The failure of these roles to express any meaning reveals the nonfunctional character of Reagan. Reagan’s success therefore indicates society’s periodic need to re-conceptualize its political leaders. Reagan thus appears as a series of posture concepts, basic equations which reformulate the roles of aggression and anality. Reagan’s personality. The profound anality of the Presidential contender may be expected to dominate the United States in the coming years. By contrast the late JFK remained the prototype of the oral subject, usually conceived in pre-pubertal terms. In further studies sadistic psychopaths were given the task of devising sex fantasies involving Reagan. Results confirm the probability of Presidential figures being perceived primarily in genital terms; the face of LB Johnson is clearly genital in significant appearance–the nasal prepuce, scrotal jaw, etc. Faces were seen as either circumcised (JFK, Khrushchev) or uncircumcised (LBJ, Adenauer). In assembly-kit tests Reagan’s face was uniformly perceived as a penile erection. Patients were encouraged to devise the optimum sex-death of Ronald Reagan.

 WHY I WANT TO FUCK RONALD REAGAN” [1967] by JG Ballard [excerpt from The Atrocity Exhibition]

[At the 1980 Republican Convention in San Francisco a copy of the Reagan text, minus its title and the running sideheads, and furnished with the seal of the Republican Party, was distributed by some puckish pro-situationists to the RNC delegates. It was accepted for what it resembled: a psychological position paper on the candidate’s subliminal appeal, commissioned by some maverick think-tank.]


Annotation & Commentary by the author, J.G. Ballard, to "Why I Want to Fuck Ronald Reagan", published in The Atrocity Exhibition, 1990:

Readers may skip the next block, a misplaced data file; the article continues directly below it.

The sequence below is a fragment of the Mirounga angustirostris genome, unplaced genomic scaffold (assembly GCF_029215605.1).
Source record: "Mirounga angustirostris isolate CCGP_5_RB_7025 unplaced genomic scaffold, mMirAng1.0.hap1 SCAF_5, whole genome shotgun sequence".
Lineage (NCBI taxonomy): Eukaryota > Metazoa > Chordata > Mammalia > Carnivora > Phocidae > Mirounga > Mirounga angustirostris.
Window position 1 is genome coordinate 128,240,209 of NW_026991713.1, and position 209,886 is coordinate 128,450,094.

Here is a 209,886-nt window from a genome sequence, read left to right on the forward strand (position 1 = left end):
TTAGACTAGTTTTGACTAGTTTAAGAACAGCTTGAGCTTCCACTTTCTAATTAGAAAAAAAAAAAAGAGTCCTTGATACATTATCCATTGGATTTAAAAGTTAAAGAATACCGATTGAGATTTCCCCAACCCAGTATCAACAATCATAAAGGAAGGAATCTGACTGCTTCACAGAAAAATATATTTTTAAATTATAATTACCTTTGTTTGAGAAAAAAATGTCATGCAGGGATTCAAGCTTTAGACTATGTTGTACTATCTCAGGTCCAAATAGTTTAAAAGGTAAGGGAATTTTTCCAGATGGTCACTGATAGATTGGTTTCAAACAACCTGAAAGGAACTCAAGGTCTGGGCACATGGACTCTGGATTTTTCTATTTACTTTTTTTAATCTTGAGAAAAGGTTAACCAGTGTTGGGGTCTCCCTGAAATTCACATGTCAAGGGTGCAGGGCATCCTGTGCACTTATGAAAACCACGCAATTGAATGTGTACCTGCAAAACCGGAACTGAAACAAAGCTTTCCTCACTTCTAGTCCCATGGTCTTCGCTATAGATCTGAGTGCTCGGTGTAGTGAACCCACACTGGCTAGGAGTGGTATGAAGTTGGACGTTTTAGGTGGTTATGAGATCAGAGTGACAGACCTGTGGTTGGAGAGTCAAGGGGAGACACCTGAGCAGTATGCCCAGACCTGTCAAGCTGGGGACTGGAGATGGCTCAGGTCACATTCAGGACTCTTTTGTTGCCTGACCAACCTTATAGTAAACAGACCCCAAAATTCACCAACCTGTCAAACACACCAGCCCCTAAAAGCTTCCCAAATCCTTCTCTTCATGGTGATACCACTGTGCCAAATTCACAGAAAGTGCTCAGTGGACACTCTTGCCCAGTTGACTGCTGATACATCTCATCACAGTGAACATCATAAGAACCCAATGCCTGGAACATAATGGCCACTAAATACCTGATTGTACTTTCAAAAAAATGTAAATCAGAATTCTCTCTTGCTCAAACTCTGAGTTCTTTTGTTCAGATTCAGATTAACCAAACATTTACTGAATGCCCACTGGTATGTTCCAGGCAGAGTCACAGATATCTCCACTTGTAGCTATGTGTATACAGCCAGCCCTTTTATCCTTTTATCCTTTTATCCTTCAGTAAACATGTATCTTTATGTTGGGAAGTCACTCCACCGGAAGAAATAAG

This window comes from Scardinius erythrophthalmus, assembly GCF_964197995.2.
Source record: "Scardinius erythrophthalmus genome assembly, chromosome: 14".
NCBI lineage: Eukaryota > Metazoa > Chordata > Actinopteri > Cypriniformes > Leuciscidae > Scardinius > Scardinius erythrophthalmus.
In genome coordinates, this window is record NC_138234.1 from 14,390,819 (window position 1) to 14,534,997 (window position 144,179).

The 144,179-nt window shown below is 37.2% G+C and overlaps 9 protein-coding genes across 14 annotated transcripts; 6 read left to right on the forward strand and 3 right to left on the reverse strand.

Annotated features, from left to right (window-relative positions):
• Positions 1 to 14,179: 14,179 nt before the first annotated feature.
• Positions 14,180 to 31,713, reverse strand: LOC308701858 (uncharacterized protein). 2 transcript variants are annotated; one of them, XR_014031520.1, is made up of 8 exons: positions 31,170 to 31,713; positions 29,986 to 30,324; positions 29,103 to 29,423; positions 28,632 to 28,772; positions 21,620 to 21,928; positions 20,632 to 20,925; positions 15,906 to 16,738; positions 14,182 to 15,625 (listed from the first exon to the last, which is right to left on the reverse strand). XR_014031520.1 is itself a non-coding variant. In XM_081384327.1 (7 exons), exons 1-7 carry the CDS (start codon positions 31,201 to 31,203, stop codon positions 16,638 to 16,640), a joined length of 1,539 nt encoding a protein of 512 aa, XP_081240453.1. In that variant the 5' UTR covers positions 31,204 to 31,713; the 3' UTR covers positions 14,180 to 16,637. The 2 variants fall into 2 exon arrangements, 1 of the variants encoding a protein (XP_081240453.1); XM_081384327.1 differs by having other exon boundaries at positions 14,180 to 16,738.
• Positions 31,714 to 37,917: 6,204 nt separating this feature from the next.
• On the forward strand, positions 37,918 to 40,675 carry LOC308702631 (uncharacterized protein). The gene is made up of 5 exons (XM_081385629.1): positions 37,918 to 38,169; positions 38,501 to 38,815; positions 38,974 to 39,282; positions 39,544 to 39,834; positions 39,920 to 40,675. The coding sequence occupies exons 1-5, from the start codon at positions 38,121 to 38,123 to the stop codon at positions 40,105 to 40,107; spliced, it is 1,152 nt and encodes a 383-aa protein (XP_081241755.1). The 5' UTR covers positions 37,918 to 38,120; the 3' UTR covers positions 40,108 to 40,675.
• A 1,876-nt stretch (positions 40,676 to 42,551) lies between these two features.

"Why I Want to Fuck Ronald Reagan " prompted Doubleday in 1970 to pulp its first American edition of The Atrocity Exhibition. Ronald Reagan’s presidency remained a complete mystery to most Europeans, though I noticed that Americans took him far more easily in their stride. But the amiable old duffer who occupied the White House was a very different person from the often sinister figure I described in 1967, when the present piece was first published. The then-novelty of a Hollywood film star entering politics and becoming governor of California gave Reagan considerable air time on British TV. Watching his right-wing speeches, in which he castigated in sneering tones the profligate, welfare-spending, bureaucrat-infested state government, I saw a more crude and ambitious figure, far closer to the brutal crime boss he played in the 1964 movie, The Killers, his last Hollywood role. In his commercials Reagan used the smooth, teleprompter-perfect tones of the TV auto-salesman to project a political message that was absolutely the reverse of bland and reassuring. A complete discontinuity existed between Reagan’s manner and body language, on the one hand, and his scarily simplistic far-right message on the other. Above all, it struck me that Reagan was the first politician to exploit the fact that his TV audience would not be listening too closely, if at all, to what he was saying, and indeed might well assume from his manner and presentation that he was saying the exact opposite of the words actually emerging from his mouth. Though the man himself mellowed, his later presidency seems to have run the same formula."